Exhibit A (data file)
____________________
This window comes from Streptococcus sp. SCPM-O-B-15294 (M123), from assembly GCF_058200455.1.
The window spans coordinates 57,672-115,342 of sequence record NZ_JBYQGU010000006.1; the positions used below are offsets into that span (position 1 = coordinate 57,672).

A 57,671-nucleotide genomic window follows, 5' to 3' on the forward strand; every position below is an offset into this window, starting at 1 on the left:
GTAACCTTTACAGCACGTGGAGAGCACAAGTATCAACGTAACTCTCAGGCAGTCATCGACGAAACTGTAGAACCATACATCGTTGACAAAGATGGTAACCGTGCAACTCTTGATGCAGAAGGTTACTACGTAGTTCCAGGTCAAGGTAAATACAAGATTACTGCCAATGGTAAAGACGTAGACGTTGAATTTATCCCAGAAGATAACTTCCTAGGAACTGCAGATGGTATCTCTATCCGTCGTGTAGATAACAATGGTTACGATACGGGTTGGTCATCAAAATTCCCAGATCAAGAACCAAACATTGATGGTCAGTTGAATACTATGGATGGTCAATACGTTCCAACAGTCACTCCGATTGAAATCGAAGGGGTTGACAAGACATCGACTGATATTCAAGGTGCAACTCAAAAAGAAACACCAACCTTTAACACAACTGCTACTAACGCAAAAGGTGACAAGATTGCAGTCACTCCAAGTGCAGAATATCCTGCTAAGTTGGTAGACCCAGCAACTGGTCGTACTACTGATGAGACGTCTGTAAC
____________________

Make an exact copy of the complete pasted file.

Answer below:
This window comes from Streptococcus sp. SCPM-O-B-15294 (M123), from assembly GCF_058200455.1.
The window spans coordinates 57,672-115,342 of sequence record NZ_JBYQGU010000006.1; the positions used below are offsets into that span (position 1 = coordinate 57,672).

A 57,671-nucleotide genomic window follows, 5' to 3' on the forward strand; every position below is an offset into this window, starting at 1 on the left:
GTAACCTTTACAGCACGTGGAGAGCACAAGTATCAACGTAACTCTCAGGCAGTCATCGACGAAACTGTAGAACCATACATCGTTGACAAAGATGGTAACCGTGCAACTCTTGATGCAGAAGGTTACTACGTAGTTCCAGGTCAAGGTAAATACAAGATTACTGCCAATGGTAAAGACGTAGACGTTGAATTTATCCCAGAAGATAACTTCCTAGGAACTGCAGATGGTATCTCTATCCGTCGTGTAGATAACAATGGTTACGATACGGGTTGGTCATCAAAATTCCCAGATCAAGAACCAAACATTGATGGTCAGTTGAATACTATGGATGGTCAATACGTTCCAACAGTCACTCCGATTGAAATCGAAGGGGTTGACAAGACATCGACTGATATTCAAGGTGCAACTCAAAAAGAAACACCAACCTTTAACACAACTGCTACTAACGCAAAAGGTGACAAGATTGCAGTCACTCCAAGTGCAGAATATCCTGCTAAGTTGGTAGACCCAGCAACTGGTCGTACTACTGATGAGACGTCTGTAAC